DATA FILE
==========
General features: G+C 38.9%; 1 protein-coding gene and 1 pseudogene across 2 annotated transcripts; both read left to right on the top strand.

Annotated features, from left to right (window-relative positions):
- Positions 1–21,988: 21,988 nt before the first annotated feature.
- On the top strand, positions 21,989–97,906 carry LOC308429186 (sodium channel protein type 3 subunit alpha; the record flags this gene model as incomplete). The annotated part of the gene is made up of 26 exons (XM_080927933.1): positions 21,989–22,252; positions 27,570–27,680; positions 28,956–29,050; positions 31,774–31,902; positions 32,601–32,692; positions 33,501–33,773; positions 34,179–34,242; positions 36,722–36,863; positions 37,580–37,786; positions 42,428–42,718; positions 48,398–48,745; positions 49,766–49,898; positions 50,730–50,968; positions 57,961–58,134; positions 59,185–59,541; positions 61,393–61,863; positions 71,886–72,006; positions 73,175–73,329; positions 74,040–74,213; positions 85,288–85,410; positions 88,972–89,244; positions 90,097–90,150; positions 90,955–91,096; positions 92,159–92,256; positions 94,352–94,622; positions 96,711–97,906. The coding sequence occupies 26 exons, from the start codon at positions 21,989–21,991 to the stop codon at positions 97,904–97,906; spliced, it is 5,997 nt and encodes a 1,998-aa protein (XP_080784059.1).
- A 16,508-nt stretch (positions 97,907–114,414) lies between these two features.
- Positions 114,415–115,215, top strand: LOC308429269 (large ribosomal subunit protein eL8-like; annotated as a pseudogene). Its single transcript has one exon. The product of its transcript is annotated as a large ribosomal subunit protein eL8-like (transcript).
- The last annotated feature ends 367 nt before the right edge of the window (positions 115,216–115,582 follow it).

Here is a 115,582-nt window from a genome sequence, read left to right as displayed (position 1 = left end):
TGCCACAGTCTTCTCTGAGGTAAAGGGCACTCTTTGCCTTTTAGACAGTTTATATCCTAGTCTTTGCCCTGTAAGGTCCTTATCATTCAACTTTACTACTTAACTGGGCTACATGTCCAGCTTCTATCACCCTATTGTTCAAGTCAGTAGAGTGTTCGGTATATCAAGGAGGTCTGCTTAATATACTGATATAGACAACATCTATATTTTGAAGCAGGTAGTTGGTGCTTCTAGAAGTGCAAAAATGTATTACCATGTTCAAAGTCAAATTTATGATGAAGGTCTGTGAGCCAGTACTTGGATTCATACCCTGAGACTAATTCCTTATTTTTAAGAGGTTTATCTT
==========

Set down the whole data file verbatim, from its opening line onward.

General features: G+C 38.9%; 1 protein-coding gene and 1 pseudogene across 2 annotated transcripts; both read left to right on the top strand.

Annotated features, from left to right (window-relative positions):
- Positions 1–21,988: 21,988 nt before the first annotated feature.
- On the top strand, positions 21,989–97,906 carry LOC308429186 (sodium channel protein type 3 subunit alpha; the record flags this gene model as incomplete). The annotated part of the gene is made up of 26 exons (XM_080927933.1): positions 21,989–22,252; positions 27,570–27,680; positions 28,956–29,050; positions 31,774–31,902; positions 32,601–32,692; positions 33,501–33,773; positions 34,179–34,242; positions 36,722–36,863; positions 37,580–37,786; positions 42,428–42,718; positions 48,398–48,745; positions 49,766–49,898; positions 50,730–50,968; positions 57,961–58,134; positions 59,185–59,541; positions 61,393–61,863; positions 71,886–72,006; positions 73,175–73,329; positions 74,040–74,213; positions 85,288–85,410; positions 88,972–89,244; positions 90,097–90,150; positions 90,955–91,096; positions 92,159–92,256; positions 94,352–94,622; positions 96,711–97,906. The coding sequence occupies 26 exons, from the start codon at positions 21,989–21,991 to the stop codon at positions 97,904–97,906; spliced, it is 5,997 nt and encodes a 1,998-aa protein (XP_080784059.1).
- A 16,508-nt stretch (positions 97,907–114,414) lies between these two features.
- Positions 114,415–115,215, top strand: LOC308429269 (large ribosomal subunit protein eL8-like; annotated as a pseudogene). Its single transcript has one exon. The product of its transcript is annotated as a large ribosomal subunit protein eL8-like (transcript).
- The last annotated feature ends 367 nt before the right edge of the window (positions 115,216–115,582 follow it).

Here is a 115,582-nt window from a genome sequence, read left to right as displayed (position 1 = left end):
TGCCACAGTCTTCTCTGAGGTAAAGGGCACTCTTTGCCTTTTAGACAGTTTATATCCTAGTCTTTGCCCTGTAAGGTCCTTATCATTCAACTTTACTACTTAACTGGGCTACATGTCCAGCTTCTATCACCCTATTGTTCAAGTCAGTAGAGTGTTCGGTATATCAAGGAGGTCTGCTTAATATACTGATATAGACAACATCTATATTTTGAAGCAGGTAGTTGGTGCTTCTAGAAGTGCAAAAATGTATTACCATGTTCAAAGTCAAATTTATGATGAAGGTCTGTGAGCCAGTACTTGGATTCATACCCTGAGACTAATTCCTTATTTTTAAGAGGTTTATCTT